Super post by David Tebbutt, entitled “To Twit, to who?“:
Like blogging, Second Life, instant messaging, Facebook and all the other social computing activities before it, at first glance Twitter looks a bit mad and potentially very disruptive. It is, essentially, mini-blogging. 140 characters to say what you like when you like. Your posts appear on your followers’ screens or on their phones.
You can be certain that companies like IBM and Microsoft are watching with interest. And, no doubt, many of their staff will be participating enthusiastically. As with all the previous social activities, they’ll mine value out of it, if there’s any value to be mined. Then they’ll try to either replicate it within their own collaboration suites or, if they have to, make sure that this stuff can be surfaced within their own offerings.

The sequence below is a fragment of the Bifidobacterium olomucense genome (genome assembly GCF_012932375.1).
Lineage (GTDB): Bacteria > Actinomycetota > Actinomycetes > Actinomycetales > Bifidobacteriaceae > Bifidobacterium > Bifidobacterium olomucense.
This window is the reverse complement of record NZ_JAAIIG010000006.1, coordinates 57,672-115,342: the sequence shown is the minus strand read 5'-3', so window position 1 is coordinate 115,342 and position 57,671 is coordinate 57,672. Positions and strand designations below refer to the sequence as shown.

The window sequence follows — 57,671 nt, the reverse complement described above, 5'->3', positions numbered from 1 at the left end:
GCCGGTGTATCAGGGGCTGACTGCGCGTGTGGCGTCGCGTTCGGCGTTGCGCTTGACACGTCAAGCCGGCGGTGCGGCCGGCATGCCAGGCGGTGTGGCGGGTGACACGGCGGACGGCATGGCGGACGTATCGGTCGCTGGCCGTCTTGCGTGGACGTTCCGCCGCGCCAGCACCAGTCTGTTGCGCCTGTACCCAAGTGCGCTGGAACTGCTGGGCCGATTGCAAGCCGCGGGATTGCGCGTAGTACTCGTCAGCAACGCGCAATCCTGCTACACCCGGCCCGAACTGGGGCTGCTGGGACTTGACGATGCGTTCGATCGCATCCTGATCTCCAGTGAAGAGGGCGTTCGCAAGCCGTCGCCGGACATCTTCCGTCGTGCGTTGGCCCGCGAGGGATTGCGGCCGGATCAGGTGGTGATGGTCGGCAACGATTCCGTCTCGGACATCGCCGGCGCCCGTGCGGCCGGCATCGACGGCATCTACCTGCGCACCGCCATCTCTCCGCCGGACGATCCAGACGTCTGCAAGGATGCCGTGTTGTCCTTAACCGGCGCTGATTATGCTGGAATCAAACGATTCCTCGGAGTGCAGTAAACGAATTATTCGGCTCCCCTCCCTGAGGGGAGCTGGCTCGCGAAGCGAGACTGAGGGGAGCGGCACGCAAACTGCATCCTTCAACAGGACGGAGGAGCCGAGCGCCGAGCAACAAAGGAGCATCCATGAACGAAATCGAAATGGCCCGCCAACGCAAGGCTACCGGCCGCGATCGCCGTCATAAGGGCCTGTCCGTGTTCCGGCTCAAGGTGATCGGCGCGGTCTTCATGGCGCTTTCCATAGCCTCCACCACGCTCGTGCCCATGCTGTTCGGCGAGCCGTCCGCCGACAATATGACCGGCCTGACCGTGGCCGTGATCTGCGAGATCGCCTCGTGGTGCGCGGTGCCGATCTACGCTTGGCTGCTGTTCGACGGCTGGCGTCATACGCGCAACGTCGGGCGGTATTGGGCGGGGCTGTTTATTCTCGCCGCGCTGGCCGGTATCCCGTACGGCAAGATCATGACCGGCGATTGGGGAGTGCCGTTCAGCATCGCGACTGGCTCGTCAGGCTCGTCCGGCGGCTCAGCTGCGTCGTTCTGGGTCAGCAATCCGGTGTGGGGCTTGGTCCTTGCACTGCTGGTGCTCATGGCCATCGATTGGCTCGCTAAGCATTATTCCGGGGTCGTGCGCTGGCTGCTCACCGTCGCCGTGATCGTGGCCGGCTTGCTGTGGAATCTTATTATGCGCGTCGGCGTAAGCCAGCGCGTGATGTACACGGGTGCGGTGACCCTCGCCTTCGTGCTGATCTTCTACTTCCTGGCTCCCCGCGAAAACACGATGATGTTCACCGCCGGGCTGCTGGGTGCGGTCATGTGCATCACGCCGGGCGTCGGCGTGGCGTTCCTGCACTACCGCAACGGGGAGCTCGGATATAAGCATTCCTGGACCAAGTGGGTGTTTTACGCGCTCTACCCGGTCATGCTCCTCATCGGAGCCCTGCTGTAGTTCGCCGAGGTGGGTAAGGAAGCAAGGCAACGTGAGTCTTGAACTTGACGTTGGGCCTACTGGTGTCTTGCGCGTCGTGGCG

So what about Twitter? Time-wasting nonsense was my predominant reaction to it for several months. I made the same mistake that I did with blogging, predominantly that I thought I had to keep up with everything. It’s not possible. I thought the posts were largely pointless. Many of them are. Just like blogging, some are silly, some are irritating while some deliver direct value. Some Twitterers do all three, depending on their mood. The best ones are of the ‘hey look at this’ variety. If someone you respect enough to follow says this, then you’re probably going to welcome such a tip-off.
David makes some great points so if you’re at all interested in what all the Twitter fuss is about, go take a read.